PETALING JAYA: The introduction of the pilot Progressive Wage Model (PWM) will help gauge the weaknesses of the system and allow it to be refined, says the Federation of Malaysian Manufacturers (FMM).
It said the industry welcomed the approach taken by the government, which had heeded FMM's call for the PWM to be voluntary and allow flexibility on its implementation.
"We have said earlier that the introduction must be according to the affordability, profitability and competitiveness of the industries," FMM president Tan Sri Soh Thian Lai said in a statement on Friday (Dec 1).
"It would be a boost to the small and medium enterprises (SMEs) which may be keen to take up the PWM but face resource limitations.
Soh said while the White Paper has provided details on the quantum of incentives, it is unclear if these incentives would be enough as the salary quantum is yet to be determined.
"Indeed the key will be an increase in productivity, which will act as an impetus for SMEs to implement PWM, which would be recognised by multinational companies as they too will reap the benefit of higher productivity levels.
"However, it will be more effective if PWM is rolled out by sectors and skill categories rather than across the board," he added.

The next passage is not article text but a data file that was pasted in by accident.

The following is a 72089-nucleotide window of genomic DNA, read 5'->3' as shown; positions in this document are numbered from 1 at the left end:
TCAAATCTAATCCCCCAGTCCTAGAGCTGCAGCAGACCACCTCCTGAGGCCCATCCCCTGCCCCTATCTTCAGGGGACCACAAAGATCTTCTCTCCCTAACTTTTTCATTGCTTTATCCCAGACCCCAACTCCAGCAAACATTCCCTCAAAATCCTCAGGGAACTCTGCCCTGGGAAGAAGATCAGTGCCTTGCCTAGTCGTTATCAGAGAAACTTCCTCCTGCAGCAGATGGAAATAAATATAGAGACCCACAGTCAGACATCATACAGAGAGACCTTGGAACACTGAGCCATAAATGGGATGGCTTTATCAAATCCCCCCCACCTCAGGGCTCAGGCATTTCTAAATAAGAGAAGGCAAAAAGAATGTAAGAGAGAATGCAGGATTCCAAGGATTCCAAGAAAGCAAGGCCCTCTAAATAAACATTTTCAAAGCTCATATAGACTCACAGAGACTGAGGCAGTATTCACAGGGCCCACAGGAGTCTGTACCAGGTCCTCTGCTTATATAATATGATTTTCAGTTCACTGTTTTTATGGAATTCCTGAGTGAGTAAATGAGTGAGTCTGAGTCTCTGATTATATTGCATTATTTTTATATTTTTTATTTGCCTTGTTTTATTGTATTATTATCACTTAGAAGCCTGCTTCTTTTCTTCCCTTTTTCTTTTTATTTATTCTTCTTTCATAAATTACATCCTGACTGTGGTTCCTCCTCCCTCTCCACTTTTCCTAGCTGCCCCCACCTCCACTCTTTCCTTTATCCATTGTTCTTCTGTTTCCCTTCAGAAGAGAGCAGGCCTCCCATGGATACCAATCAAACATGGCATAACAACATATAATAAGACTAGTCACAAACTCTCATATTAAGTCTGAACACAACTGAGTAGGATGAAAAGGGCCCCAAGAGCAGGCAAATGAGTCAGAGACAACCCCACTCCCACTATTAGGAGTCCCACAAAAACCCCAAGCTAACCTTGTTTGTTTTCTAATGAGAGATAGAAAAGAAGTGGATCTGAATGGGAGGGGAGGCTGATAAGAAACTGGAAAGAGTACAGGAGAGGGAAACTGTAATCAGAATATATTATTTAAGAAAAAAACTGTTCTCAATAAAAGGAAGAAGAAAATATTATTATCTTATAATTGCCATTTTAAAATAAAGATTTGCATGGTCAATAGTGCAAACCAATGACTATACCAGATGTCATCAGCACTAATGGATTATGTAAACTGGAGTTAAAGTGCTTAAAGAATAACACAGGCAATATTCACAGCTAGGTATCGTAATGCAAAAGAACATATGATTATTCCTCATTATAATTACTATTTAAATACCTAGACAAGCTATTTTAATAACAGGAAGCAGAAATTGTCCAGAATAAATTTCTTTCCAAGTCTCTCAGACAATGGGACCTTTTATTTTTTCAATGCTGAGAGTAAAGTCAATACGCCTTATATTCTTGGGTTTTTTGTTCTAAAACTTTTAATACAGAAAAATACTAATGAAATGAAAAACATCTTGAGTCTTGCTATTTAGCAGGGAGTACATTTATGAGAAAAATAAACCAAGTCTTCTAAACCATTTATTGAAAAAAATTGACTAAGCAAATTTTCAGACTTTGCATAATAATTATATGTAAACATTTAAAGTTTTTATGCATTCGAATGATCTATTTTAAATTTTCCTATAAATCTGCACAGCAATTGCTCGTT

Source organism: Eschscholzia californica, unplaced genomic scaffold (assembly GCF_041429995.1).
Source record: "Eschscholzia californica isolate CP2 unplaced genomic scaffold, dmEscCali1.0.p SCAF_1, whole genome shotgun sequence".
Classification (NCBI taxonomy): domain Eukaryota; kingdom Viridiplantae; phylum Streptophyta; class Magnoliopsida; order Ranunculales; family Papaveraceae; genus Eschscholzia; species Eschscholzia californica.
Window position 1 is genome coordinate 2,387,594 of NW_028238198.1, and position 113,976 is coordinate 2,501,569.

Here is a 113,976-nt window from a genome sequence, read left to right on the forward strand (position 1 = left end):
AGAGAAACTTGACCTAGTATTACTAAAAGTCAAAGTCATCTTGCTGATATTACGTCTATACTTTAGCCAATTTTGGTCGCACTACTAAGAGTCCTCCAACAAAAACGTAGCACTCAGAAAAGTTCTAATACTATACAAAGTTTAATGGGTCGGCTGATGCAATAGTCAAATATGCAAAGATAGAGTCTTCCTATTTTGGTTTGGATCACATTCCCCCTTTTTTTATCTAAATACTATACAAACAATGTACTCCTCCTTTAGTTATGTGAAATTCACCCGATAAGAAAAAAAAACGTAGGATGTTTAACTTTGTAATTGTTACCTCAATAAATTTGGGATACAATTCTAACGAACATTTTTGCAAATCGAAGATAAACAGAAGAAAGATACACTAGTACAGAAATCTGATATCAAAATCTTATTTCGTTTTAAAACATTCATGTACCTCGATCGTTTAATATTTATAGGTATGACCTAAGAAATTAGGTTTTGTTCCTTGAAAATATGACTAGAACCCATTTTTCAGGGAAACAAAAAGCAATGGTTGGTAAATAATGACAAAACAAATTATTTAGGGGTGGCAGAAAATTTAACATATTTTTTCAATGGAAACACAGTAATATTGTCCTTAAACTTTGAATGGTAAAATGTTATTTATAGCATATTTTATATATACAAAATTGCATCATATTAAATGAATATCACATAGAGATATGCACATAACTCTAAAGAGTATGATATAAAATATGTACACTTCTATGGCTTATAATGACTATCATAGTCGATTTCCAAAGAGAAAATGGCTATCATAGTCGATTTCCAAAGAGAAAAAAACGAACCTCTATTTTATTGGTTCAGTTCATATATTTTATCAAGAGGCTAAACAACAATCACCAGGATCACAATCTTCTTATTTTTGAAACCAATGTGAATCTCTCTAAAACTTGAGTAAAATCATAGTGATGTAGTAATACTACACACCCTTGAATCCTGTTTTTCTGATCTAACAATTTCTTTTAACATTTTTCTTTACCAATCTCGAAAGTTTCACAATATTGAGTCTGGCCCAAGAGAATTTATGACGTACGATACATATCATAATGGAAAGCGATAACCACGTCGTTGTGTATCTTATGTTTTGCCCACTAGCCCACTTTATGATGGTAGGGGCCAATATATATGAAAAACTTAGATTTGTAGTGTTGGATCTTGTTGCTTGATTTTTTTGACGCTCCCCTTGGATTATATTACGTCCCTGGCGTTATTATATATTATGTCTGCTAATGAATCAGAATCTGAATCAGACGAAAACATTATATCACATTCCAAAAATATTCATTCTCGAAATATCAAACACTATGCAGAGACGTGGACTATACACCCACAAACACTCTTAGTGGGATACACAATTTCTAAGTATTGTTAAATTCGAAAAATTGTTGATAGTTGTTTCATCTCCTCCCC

Soh said the industry was aware that one of the criteria for the payment of the PWM incentive would be the need to submit proof of the employees' participation in upskilling, which must be relevant and certified by the government.
"While we agree with the certification, there should be no control on the service providers conducting the training courses as long as they meet the necessary requirements.
"There must be participation of the private sector in the Special Cabinet Committee on Progressive Wage Policy Implementation to offer input.
"The focus is to drive economic growth as the manufacturing sector play a critical role in the New Industrial Master Plan," he said.